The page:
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Sydney Symphony: A Midsummer Night’s Dream

SYDNEY SYMPHONY 2009 Season. ENERGY AUSTRALIA MASTER SERIES: A MIDSUMMER NIGHT’S DREAM. Overture and incidental music for Shakespeare’s play by Felix Mendelssohn. Text abridged by Tim Carroll.


This concert is a celebration of “the opening of the concert season for 2009… the beginning of the formal relationship between Vladimir Ashkenazy and the Symphony” and the birth of Felix Mendelssohn, two hundred years ago, in 1809.


In the Introductory notes to the performance we are told “the program we’ve devised for tonight speaks to the power of music – not just its power to move our emotions and stimulate our minds, but its mystery, its magic and, yes, its power to entertain. It’s an ambitious collaboration that brings together the works of two great creators and embraces theatre and music. Performances of Mendelssohn’s MIDSUMMER NIGHT’S DREAM music with Shakespeare’s text have been given before in this country but not, we think, in quite the dramatic and surprising way that director Tim Carroll and Ashkenazy have planned for their concert.”


This is certainly a gentle novelty, wafting Mr Ashkenazy delightfully into his new role for the Sydney Symphony and his and their audiences at the end of summer in 2009.


Tim Carroll has abridged and directed this great play and cast it with 8 actors playing multiple roles, cleverly moving the actors through the orchestra floor plan, utilizing the choir stalls and interpolating the conductor himself into a speaking role. (Respectably amusing!!) The actor’s voices are “miked“ and there is quite an initial adjustment to hearing needed in the early part of the performance, as the technical engineers attempted to find a balance for the textual work. I may be wrong, but either I got used to it or else it was manipulated to a better quality as the evening went on.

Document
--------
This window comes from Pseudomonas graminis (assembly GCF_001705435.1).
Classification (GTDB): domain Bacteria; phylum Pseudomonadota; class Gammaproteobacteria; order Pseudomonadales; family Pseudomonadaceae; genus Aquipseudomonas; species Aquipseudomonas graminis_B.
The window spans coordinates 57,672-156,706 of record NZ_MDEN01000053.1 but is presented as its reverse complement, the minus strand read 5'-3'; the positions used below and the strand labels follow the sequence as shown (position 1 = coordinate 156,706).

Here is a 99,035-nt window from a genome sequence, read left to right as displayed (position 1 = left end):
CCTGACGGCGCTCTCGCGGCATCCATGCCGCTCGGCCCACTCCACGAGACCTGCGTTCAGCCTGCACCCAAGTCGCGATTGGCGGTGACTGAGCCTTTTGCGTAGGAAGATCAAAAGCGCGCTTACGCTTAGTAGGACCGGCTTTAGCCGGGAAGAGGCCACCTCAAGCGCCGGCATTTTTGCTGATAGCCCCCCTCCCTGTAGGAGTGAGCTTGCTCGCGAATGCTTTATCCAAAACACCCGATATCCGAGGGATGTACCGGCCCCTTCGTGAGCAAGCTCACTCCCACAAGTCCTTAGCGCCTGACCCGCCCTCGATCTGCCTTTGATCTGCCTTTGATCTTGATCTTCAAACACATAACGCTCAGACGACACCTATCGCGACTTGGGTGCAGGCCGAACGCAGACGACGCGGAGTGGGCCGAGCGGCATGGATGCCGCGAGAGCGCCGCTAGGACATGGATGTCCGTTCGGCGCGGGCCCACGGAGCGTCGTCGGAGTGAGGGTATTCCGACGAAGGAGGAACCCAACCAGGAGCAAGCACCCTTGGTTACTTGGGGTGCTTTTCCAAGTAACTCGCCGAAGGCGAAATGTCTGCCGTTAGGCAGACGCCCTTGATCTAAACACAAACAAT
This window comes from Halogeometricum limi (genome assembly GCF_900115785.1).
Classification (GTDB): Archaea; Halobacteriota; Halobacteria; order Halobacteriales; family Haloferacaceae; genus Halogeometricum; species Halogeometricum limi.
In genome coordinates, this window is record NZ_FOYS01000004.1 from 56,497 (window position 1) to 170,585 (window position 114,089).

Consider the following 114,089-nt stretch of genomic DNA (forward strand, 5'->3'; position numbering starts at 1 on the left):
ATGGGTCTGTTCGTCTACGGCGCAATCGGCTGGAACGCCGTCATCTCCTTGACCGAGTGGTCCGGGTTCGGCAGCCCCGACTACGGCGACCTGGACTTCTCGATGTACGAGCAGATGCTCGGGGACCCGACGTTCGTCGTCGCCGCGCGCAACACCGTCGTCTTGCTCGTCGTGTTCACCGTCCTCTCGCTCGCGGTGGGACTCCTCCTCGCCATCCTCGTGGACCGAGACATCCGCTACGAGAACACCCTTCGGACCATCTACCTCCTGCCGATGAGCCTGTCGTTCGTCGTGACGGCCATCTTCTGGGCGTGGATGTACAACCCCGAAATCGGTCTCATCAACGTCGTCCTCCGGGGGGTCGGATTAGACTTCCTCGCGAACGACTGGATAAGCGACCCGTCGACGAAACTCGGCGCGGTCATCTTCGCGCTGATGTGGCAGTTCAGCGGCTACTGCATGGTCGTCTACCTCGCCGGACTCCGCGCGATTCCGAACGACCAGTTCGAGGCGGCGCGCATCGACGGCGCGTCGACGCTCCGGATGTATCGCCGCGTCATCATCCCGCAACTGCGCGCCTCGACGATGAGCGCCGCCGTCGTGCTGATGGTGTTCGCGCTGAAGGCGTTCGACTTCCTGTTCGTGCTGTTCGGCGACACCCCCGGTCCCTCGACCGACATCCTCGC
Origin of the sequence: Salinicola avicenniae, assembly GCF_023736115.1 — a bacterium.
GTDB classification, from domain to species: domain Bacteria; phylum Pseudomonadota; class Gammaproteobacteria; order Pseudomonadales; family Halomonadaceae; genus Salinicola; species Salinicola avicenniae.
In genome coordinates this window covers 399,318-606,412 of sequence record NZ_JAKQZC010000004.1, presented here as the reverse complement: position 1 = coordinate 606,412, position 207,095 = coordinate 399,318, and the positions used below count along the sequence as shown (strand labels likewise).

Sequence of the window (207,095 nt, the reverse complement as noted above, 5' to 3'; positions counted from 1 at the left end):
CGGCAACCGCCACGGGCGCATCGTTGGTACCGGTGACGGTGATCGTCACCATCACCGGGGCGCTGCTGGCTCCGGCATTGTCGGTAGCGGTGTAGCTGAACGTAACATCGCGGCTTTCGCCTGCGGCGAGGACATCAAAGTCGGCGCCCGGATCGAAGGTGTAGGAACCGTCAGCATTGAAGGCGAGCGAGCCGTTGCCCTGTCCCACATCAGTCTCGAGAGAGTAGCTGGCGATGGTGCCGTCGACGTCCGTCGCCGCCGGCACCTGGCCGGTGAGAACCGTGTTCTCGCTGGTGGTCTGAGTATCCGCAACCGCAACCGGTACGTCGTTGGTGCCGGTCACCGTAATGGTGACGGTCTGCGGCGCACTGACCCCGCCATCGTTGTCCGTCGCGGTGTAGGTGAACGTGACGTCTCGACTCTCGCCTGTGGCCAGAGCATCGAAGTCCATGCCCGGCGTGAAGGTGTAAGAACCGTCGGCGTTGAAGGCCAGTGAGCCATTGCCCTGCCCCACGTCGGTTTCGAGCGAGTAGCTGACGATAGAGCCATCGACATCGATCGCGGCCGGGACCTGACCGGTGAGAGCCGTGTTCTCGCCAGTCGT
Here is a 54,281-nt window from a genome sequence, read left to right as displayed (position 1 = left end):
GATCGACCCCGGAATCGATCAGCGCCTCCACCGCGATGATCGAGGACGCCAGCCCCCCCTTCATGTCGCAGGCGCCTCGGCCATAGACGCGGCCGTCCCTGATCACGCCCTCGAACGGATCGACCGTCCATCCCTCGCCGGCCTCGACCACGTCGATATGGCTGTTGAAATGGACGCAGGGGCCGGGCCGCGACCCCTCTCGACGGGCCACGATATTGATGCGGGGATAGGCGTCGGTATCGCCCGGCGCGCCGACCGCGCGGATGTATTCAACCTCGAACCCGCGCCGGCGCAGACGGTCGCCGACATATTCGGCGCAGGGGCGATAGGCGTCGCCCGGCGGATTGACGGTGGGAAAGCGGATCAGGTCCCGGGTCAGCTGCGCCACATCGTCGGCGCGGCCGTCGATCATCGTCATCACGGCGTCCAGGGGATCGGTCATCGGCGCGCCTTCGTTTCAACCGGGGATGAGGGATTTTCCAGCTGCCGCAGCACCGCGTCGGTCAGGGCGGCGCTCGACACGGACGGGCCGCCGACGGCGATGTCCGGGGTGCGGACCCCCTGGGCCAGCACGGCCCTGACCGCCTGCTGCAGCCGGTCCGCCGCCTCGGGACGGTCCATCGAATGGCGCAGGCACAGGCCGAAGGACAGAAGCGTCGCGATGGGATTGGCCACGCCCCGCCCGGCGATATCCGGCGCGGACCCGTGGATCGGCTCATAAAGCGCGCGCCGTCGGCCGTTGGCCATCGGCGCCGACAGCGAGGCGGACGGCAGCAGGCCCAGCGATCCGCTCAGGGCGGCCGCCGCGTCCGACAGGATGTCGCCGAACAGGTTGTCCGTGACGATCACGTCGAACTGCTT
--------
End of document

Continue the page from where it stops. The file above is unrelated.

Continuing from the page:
Most of the actors are well cast. Heather Mitchell especially beautiful and moving as Titania. The level of the sexuality and heat of the Fairy Queen’s personality through the skillful use of vocal range and tempo management in her handling of Shakespeare’s poetry was thrilling in that big space, the Concert Hall. Matthew Walker in a delightful double-contrast as the fresh and passionate lover, Lysander and then the deeply restrained and then moving rendition of Flute, particularly as Thisbe in the mechanical’s hilarious play at the end. Nathan Lovejoy doubling as Demetrius similarly brings passionate earnestness to his role as a lover, and then a contrasting restlessly wicked and inventive sense of humour to his Starveling – (Never for me was the “This is my dog” more cunningly conceived to evoke laughter.) The comic boon in the play, is, of course, Bottom, and Alan Dukes scores impressively with a delicately wise reading of the role. He is very satisfying and genuinely funny in what often can tip into vulgar coarseness. The other performers, Pip Miller, Elena Pavli, Ryan Hayward and Annie Maynard are all clear in their text work although sometimes there was an overcareful enunciation of the language for clarity’s sake at the expense of transporting ownership. Ms Maynard especially had a sound that was not useful to the “beauty” of the text.


The witty costumes and economical adjustments to facilitate the multiple role play changes deserves mention. Hence: Costume design, Jenny Tiramani.


Vladimir Ashkenazy seemed comfortable and genuinely at home with the relative secondary role of conductor to his orchestra at this event. Similarly the orchestra members were in pleasant good humour to the usurping of their platform to the actors. Certainly there was an end of holiday feel about the temperament of the playing. It was warm and affectionate as well as attentive. The two soloists, Penelope Mills and Sian Pendry and the Ladies of the Sydney Philharmonia Choirs were pertinently attractive to the aural gifts of the piece.


Felix Mendelssohn wrote the famous Overture at the age of seventeen and then reworked the material and extended it to incidental music “for a royal command performance of the play in Potsdam, which was premiered on 18th October 1843.” Directed by Ludwick Tieck (a famous German translator of the English texts, in the Romantic German tradition, along with Schegel). The overture is probably as familiar to the great general public as “the path of true love never did run smooth” is familiar as an oft-used vernacular quote from the play. The Wedding March, of course, even more embedded in our cultural baggage.


It was, it seemed to me, for the audience, a surprising entry to their concert season, but one, which by the applause at the end of the concert, that was well appreciated. Gently permissive.


Next week back to real business with the Shostakovitch and Dvorak Concert. My appetite has been whetted.

Playing now until 28 February. Book online or call 02 8215 4600.